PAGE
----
Israel denies visas to UN human rights staff after settlement blacklist

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The UN published its controversial database of 112 businesses operating in east Jerusalem, the Golan Heights and Judea and Samaria in February, the first list of its kind about any country.

Settlements  (photo credit: BAZ RATNER)

Settlements

(photo credit: BAZ RATNER)

Israel has declined to renew the visas of most of the international workers of the UN Office of the High Commissioner for Human Rights (OHCHR) in the months after its publication of a blacklist of companies doing business in Judea and Samaria.

OHCHR spokesman Rupert Colville confirmed on Thursday that nine out of 12 foreign staff members have left Israel since August, because their visas were not renewed. Three other workers who were to begin working in Israel were not allowed entry, and another three remain until their visas expire in the coming months.

The Foreign Ministry declined to comment on the matter but referred to a statement from former foreign minister Israel Katz about the OHCHR’s settlement blacklist.

The UN published its database in February of 112 businesses operating in east Jerusalem, the Golan Heights and Judea and Samaria. It was the first list of its kind about any country.

Although the list did not specifically accuse the companies of violating international law, Israel, which argues that such business activity is legal, feared the blacklist would be used to support boycotts.

At the time, the Foreign Ministry announced it was cutting ties with the OHCHR, and Prime Minister Benjamin Netanyahu said that “whoever boycotts us will be boycotted.”

Some OHCHR staff visas were renewed for short periods in March and June, but all renewal requests submitted since June have been rejected.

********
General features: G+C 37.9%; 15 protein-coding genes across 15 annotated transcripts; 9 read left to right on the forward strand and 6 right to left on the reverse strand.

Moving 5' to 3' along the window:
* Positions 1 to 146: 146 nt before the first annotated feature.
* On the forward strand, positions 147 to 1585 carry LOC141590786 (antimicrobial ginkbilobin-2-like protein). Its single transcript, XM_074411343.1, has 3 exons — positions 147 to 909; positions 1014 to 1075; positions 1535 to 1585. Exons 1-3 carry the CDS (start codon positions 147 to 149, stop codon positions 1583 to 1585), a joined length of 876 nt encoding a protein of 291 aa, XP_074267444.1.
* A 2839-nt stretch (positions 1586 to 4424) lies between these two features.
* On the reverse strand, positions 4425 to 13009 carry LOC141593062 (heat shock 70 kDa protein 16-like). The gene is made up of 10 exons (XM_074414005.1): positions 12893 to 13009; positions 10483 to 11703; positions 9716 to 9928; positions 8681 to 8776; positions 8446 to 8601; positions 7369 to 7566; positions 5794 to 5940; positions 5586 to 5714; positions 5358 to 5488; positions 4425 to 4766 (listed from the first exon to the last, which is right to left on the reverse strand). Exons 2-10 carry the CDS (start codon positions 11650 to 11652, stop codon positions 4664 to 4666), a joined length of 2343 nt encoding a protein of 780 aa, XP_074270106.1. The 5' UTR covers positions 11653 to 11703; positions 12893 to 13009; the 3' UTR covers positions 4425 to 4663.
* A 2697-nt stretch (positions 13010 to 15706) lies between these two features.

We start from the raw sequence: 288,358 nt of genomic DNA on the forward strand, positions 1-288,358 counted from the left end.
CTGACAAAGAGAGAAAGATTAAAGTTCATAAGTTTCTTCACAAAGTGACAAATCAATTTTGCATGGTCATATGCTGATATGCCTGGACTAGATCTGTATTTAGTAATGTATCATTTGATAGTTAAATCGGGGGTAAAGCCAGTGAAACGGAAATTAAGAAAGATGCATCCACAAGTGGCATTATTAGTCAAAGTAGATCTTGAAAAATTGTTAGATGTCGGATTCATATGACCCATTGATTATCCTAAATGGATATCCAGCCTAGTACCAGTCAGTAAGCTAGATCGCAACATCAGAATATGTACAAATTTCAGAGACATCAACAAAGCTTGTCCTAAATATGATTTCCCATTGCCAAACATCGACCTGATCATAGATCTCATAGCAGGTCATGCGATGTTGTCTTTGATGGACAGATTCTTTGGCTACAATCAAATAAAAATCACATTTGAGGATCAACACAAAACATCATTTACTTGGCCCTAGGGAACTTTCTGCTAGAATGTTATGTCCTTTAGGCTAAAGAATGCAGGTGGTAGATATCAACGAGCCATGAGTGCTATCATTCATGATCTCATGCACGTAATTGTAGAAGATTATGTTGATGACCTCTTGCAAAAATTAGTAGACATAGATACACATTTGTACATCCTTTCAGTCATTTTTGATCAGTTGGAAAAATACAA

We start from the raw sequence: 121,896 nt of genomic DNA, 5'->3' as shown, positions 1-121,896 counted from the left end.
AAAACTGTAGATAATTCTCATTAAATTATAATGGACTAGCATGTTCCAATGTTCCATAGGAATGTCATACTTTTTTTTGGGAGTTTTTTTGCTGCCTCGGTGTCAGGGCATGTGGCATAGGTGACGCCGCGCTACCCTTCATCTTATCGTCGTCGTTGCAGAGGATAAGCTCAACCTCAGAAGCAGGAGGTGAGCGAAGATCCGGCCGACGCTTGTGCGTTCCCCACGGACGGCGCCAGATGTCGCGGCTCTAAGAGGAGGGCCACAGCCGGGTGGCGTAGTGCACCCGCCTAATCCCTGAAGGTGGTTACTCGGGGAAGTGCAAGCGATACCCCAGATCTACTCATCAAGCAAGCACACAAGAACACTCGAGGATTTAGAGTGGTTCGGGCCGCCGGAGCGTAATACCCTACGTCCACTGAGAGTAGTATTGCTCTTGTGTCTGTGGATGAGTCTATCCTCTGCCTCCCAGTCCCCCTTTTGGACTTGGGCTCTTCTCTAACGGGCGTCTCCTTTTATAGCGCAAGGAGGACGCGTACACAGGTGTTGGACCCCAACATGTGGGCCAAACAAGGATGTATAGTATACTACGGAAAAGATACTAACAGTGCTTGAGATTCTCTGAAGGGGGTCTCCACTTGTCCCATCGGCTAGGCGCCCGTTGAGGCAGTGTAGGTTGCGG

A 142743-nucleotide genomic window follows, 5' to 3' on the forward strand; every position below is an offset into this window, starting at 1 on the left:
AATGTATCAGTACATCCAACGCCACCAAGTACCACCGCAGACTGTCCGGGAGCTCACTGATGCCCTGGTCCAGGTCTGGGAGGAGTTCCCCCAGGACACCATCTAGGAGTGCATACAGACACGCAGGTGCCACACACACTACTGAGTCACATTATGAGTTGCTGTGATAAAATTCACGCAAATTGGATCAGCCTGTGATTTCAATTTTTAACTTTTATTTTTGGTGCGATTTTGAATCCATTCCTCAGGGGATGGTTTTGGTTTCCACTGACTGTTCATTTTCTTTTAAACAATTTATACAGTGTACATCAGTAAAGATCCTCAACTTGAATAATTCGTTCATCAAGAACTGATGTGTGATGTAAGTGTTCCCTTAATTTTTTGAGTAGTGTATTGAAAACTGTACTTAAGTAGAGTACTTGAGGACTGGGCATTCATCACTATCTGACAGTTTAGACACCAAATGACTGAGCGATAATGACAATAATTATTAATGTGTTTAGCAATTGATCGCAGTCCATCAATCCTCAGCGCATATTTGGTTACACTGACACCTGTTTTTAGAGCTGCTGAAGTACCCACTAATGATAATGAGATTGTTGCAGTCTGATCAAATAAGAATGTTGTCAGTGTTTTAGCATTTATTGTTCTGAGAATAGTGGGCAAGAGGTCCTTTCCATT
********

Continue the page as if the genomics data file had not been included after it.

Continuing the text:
The OHCHR offices in Israel have not closed, and 26 Israeli and Palestinian workers remain but the international staff were working remotely anyway due to the COVID-19 pandemic, so Colville said that “operationally speaking, there has been little impact so far.”

Still, over time, the absence of international staff from the West Bank “will obviously negatively impact on our ability to carry out our mandate in the best way possible,” he added.

“We continue to hope that this situation will be resolved soon and we are actively engaged with various relevant and concerned parties to that end,” Colville stated.

“It is important to note that our staff regularly monitor and report on all human rights violations that take place in the territory they cover, whether committed by or against Palestinians or Israelis, migrants or others.”

In response to the Israeli government acting on its threat against the OHCHR, Anne Herzberg, legal adviser for the NGO Monitor think tank said “this development is not surprising given OHCHR’s official embrace of efforts to damage the Israeli economy.

“High Commissioner Michelle Bachelet caved to the demands of BDS activists to publish a blacklist of Israeli companies and refused to interact with NGOs that opposed this campaign,” Herzberg said. “In addition, local OHCHR officials have refused to meet with leading Israeli experts on issues such as juvenile justice, because those experts did not fully embrace the Palestinian narrative. These actions suggest OHCHR’s willingness to be a party to the conflict rather than abide by its humanitarian obligations of impartiality and non-politicization.”

In the February statement that the Foreign Ministry referred to on Thursday, Katz called the list a “stain” on the OHCHR and called Bachelet an accomplice of the boycott, divestment and sanctions (BDS) movement.

“The Commissioner wasted an opportunity to preserve the dignity of the UN and salvage what was left of the [Human Rights] Council and Commission’s integrity. This decision will have serious implications for our future relations with the Council and the Commissioner,” Katz said.

Israel’s ambassador to the UN, Gilad Erdan, who was strategic affairs minister at the time, said in February that the list was compiled in cooperation with NGOs that are affiliated with the Popular Front for the Liberation of Palestine, recognized as a terrorist organization by the US, the EU and others.

Diplomatic sources said at the time that Israel had only been given an hour’s notice about the list’s publication, and it was from the US, not from Bachelet.

Joint List MK Yousef Jabareen called the rejected visa renewals “a continuation of a policy of persecuting human rights activists that are supervising the violations of Palestinians’ human rights.”

Jabareen said Israel is the one with a blacklist, in that it is trying to limit human rights workers’ movement, and that doing so violates international law.

Tovah Lazaroff contributed to this report.

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